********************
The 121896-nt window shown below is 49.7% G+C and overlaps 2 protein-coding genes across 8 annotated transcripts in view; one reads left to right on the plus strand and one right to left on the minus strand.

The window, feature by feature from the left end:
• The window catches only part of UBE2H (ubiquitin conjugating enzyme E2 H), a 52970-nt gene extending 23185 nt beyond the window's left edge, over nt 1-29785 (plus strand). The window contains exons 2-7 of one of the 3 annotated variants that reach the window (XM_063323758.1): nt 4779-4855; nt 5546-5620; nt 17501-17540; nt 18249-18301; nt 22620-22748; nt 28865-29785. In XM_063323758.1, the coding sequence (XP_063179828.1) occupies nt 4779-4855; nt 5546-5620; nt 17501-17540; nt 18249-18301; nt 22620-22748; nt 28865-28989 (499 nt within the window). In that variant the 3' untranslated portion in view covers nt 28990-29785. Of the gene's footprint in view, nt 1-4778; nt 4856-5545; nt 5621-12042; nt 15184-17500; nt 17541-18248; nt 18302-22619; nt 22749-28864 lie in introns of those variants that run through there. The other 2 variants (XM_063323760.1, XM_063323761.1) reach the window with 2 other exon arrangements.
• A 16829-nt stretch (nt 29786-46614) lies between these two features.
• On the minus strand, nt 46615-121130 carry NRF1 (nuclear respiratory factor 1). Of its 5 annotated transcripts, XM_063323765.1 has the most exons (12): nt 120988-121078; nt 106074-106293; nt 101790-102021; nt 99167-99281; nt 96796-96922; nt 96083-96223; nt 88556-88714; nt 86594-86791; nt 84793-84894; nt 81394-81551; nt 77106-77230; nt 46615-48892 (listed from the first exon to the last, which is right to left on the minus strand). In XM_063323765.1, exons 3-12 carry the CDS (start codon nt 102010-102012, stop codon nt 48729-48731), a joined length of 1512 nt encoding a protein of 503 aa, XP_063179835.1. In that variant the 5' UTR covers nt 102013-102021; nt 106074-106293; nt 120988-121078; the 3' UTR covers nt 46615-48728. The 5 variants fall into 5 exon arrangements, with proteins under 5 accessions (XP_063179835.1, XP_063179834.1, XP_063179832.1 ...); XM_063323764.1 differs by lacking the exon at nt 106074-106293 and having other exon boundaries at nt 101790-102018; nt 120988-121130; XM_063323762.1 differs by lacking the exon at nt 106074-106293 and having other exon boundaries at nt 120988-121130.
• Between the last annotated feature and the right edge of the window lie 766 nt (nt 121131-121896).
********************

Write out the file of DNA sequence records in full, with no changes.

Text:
The 121896-nt window shown below is 49.7% G+C and overlaps 2 protein-coding genes across 8 annotated transcripts in view; one reads left to right on the plus strand and one right to left on the minus strand.

The window, feature by feature from the left end:
• The window catches only part of UBE2H (ubiquitin conjugating enzyme E2 H), a 52970-nt gene extending 23185 nt beyond the window's left edge, over nt 1-29785 (plus strand). The window contains exons 2-7 of one of the 3 annotated variants that reach the window (XM_063323758.1): nt 4779-4855; nt 5546-5620; nt 17501-17540; nt 18249-18301; nt 22620-22748; nt 28865-29785. In XM_063323758.1, the coding sequence (XP_063179828.1) occupies nt 4779-4855; nt 5546-5620; nt 17501-17540; nt 18249-18301; nt 22620-22748; nt 28865-28989 (499 nt within the window). In that variant the 3' untranslated portion in view covers nt 28990-29785. Of the gene's footprint in view, nt 1-4778; nt 4856-5545; nt 5621-12042; nt 15184-17500; nt 17541-18248; nt 18302-22619; nt 22749-28864 lie in introns of those variants that run through there. The other 2 variants (XM_063323760.1, XM_063323761.1) reach the window with 2 other exon arrangements.
• A 16829-nt stretch (nt 29786-46614) lies between these two features.
• On the minus strand, nt 46615-121130 carry NRF1 (nuclear respiratory factor 1). Of its 5 annotated transcripts, XM_063323765.1 has the most exons (12): nt 120988-121078; nt 106074-106293; nt 101790-102021; nt 99167-99281; nt 96796-96922; nt 96083-96223; nt 88556-88714; nt 86594-86791; nt 84793-84894; nt 81394-81551; nt 77106-77230; nt 46615-48892 (listed from the first exon to the last, which is right to left on the minus strand). In XM_063323765.1, exons 3-12 carry the CDS (start codon nt 102010-102012, stop codon nt 48729-48731), a joined length of 1512 nt encoding a protein of 503 aa, XP_063179835.1. In that variant the 5' UTR covers nt 102013-102021; nt 106074-106293; nt 120988-121078; the 3' UTR covers nt 46615-48728. The 5 variants fall into 5 exon arrangements, with proteins under 5 accessions (XP_063179835.1, XP_063179834.1, XP_063179832.1 ...); XM_063323764.1 differs by lacking the exon at nt 106074-106293 and having other exon boundaries at nt 101790-102018; nt 120988-121130; XM_063323762.1 differs by lacking the exon at nt 106074-106293 and having other exon boundaries at nt 120988-121130.
• Between the last annotated feature and the right edge of the window lie 766 nt (nt 121131-121896).